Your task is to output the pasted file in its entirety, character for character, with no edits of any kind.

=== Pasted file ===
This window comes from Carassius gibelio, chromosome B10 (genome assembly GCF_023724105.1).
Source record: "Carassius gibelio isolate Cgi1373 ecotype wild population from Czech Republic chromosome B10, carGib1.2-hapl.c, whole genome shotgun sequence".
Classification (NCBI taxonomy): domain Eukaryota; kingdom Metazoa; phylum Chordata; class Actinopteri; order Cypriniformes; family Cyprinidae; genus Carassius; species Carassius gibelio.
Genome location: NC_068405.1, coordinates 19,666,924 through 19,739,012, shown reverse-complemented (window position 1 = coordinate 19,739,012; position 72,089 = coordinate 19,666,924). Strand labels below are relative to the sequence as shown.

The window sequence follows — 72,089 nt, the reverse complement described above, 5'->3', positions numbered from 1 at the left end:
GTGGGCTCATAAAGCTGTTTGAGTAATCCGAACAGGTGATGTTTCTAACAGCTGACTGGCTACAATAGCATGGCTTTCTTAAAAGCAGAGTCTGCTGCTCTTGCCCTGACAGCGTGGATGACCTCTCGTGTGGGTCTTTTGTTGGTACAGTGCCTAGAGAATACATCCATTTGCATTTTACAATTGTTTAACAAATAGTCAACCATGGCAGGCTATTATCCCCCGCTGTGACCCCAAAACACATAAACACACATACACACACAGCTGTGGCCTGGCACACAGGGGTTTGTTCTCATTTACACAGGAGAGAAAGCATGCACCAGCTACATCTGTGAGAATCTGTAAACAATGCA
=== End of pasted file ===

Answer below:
This window comes from Carassius gibelio, chromosome B10 (genome assembly GCF_023724105.1).
Source record: "Carassius gibelio isolate Cgi1373 ecotype wild population from Czech Republic chromosome B10, carGib1.2-hapl.c, whole genome shotgun sequence".
Classification (NCBI taxonomy): domain Eukaryota; kingdom Metazoa; phylum Chordata; class Actinopteri; order Cypriniformes; family Cyprinidae; genus Carassius; species Carassius gibelio.
Genome location: NC_068405.1, coordinates 19,666,924 through 19,739,012, shown reverse-complemented (window position 1 = coordinate 19,739,012; position 72,089 = coordinate 19,666,924). Strand labels below are relative to the sequence as shown.

The window sequence follows — 72,089 nt, the reverse complement described above, 5'->3', positions numbered from 1 at the left end:
GTGGGCTCATAAAGCTGTTTGAGTAATCCGAACAGGTGATGTTTCTAACAGCTGACTGGCTACAATAGCATGGCTTTCTTAAAAGCAGAGTCTGCTGCTCTTGCCCTGACAGCGTGGATGACCTCTCGTGTGGGTCTTTTGTTGGTACAGTGCCTAGAGAATACATCCATTTGCATTTTACAATTGTTTAACAAATAGTCAACCATGGCAGGCTATTATCCCCCGCTGTGACCCCAAAACACATAAACACACATACACACACAGCTGTGGCCTGGCACACAGGGGTTTGTTCTCATTTACACAGGAGAGAAAGCATGCACCAGCTACATCTGTGAGAATCTGTAAACAATGCA